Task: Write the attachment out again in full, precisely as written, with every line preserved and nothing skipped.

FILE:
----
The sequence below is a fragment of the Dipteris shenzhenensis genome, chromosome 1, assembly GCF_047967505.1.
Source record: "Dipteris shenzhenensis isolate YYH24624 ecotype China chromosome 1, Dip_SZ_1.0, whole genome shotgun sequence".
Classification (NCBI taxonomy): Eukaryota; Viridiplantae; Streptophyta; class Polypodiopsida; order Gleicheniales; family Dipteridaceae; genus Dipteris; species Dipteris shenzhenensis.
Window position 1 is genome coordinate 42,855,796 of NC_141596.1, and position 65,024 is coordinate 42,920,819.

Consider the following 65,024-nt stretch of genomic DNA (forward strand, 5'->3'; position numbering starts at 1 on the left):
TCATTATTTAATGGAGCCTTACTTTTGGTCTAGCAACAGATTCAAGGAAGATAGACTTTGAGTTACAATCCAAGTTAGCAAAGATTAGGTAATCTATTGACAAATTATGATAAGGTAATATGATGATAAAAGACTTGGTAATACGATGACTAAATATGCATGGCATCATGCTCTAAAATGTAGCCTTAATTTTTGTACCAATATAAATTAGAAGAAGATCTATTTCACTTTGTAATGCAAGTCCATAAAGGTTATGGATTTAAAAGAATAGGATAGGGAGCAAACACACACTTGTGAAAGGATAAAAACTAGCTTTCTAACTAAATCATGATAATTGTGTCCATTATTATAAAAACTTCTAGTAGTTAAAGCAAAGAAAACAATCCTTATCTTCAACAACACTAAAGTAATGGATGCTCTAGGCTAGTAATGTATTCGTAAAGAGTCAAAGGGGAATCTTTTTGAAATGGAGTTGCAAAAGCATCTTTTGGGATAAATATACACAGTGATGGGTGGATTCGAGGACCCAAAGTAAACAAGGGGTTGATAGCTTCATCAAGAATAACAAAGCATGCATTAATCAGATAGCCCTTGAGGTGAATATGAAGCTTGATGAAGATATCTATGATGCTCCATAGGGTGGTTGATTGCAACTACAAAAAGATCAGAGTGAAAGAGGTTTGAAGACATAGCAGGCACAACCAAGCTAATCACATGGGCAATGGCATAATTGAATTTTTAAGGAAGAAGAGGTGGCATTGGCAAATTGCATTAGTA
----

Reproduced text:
The sequence below is a fragment of the Dipteris shenzhenensis genome, chromosome 1, assembly GCF_047967505.1.
Source record: "Dipteris shenzhenensis isolate YYH24624 ecotype China chromosome 1, Dip_SZ_1.0, whole genome shotgun sequence".
Classification (NCBI taxonomy): Eukaryota; Viridiplantae; Streptophyta; class Polypodiopsida; order Gleicheniales; family Dipteridaceae; genus Dipteris; species Dipteris shenzhenensis.
Window position 1 is genome coordinate 42,855,796 of NC_141596.1, and position 65,024 is coordinate 42,920,819.

Consider the following 65,024-nt stretch of genomic DNA (forward strand, 5'->3'; position numbering starts at 1 on the left):
TCATTATTTAATGGAGCCTTACTTTTGGTCTAGCAACAGATTCAAGGAAGATAGACTTTGAGTTACAATCCAAGTTAGCAAAGATTAGGTAATCTATTGACAAATTATGATAAGGTAATATGATGATAAAAGACTTGGTAATACGATGACTAAATATGCATGGCATCATGCTCTAAAATGTAGCCTTAATTTTTGTACCAATATAAATTAGAAGAAGATCTATTTCACTTTGTAATGCAAGTCCATAAAGGTTATGGATTTAAAAGAATAGGATAGGGAGCAAACACACACTTGTGAAAGGATAAAAACTAGCTTTCTAACTAAATCATGATAATTGTGTCCATTATTATAAAAACTTCTAGTAGTTAAAGCAAAGAAAACAATCCTTATCTTCAACAACACTAAAGTAATGGATGCTCTAGGCTAGTAATGTATTCGTAAAGAGTCAAAGGGGAATCTTTTTGAAATGGAGTTGCAAAAGCATCTTTTGGGATAAATATACACAGTGATGGGTGGATTCGAGGACCCAAAGTAAACAAGGGGTTGATAGCTTCATCAAGAATAACAAAGCATGCATTAATCAGATAGCCCTTGAGGTGAATATGAAGCTTGATGAAGATATCTATGATGCTCCATAGGGTGGTTGATTGCAACTACAAAAAGATCAGAGTGAAAGAGGTTTGAAGACATAGCAGGCACAACCAAGCTAATCACATGGGCAATGGCATAATTGAATTTTTAAGGAAGAAGAGGTGGCATTGGCAAATTGCATTAGTA